List of New York City Schools Chancellors
Individuals who have led the New York City school system include:
- Carmen Fariña 2014–Present
- Dennis Walcott 2011–2013
- Shael Polakow-Suransky (Interim) April 7–17, 2011
- Cathie Black 2011
- Joel Klein 2002-2010
- Harold O. Levy 2000-2002
- Dr. Rudy Crew 1995-1999
- Ramon C. Cortines 1993-1995
- Dr. Harvey Garner (Interim) July - August 1993
- Dr. Joseph A. Fernandez 1990-1993
- Bernard Mecklowitz 1989
- Dr. Richard Green 1988-1989
- Dr. Charles I. Schonhaut 1988
- Nathan Quinones 1984-1987
- Anthony J. Alvarado 1983-1984
- Richard F. Halverson 1983
- Frank Macchiarola 1978-1983
- Harvey B. Scribner 1970-1973
- Irving Anker 1970, 1973–1978
- Nathan Brown 1969-1970
- Calvin E. Gross 1963-1965
- Bernard E. Donovon 1962-1963, 1965–1969
- John J. Theobald 1958-1962
- William Jansen 1947-1958
- John E. Wade 1942-1947
- Harold G. Campbell 1934-1942
- William J. O’Shea 1924-1934
- William L. Ettinger 1918-1924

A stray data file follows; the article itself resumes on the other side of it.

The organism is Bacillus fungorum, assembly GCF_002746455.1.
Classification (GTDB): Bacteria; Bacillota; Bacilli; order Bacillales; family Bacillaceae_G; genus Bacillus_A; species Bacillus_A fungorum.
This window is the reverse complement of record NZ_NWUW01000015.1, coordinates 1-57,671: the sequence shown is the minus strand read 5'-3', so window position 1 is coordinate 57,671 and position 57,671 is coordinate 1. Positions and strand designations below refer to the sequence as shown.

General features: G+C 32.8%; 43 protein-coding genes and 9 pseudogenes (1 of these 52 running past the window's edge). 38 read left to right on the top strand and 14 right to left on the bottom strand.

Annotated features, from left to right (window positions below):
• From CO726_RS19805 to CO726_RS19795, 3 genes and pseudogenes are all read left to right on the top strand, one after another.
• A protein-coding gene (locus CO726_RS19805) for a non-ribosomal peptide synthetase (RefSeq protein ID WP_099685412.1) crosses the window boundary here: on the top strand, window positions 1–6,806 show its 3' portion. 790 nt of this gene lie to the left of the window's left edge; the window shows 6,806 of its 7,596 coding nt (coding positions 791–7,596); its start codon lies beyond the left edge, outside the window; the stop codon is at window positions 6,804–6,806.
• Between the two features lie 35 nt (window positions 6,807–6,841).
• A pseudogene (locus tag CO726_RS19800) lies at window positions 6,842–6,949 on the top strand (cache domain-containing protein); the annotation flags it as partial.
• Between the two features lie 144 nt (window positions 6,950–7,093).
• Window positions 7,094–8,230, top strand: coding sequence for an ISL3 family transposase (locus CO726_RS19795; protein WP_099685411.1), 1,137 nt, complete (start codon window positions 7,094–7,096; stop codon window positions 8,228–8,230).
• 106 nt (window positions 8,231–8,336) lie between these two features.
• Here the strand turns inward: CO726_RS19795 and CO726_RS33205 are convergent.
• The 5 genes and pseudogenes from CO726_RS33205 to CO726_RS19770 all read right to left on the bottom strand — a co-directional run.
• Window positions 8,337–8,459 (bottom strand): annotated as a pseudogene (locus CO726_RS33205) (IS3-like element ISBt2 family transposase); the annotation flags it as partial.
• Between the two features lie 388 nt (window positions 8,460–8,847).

- William H. Maxwell 1898-1918
- Buder, Leonard. "School Board Weighs 6 for Chancellor", The New York Times, June 19, 1970. Accessed July 28, 2010.
- Buder, Leonard. "SCRIBNER TO QUIT; SAYS THAT BOARD DOESN'T WANT HIM; He Sees a 'Confidence Gap' in Failure to Renew His School Contract Fast DECISION IS A SURPRISE Monserrat Says Education Panel Planned to Act Next Month on Chancellor Scribner Resigns, Blaming City Board", The New York Times, December 22, 1972. Accessed July 28, 2010.
- Buder, Leonard. "Scribner Names Aide As Interim Chancellor; 1969 Law Cited Board Gets Memorandum", The New York Times, March 16, 1973. Accessed July 28, 2010.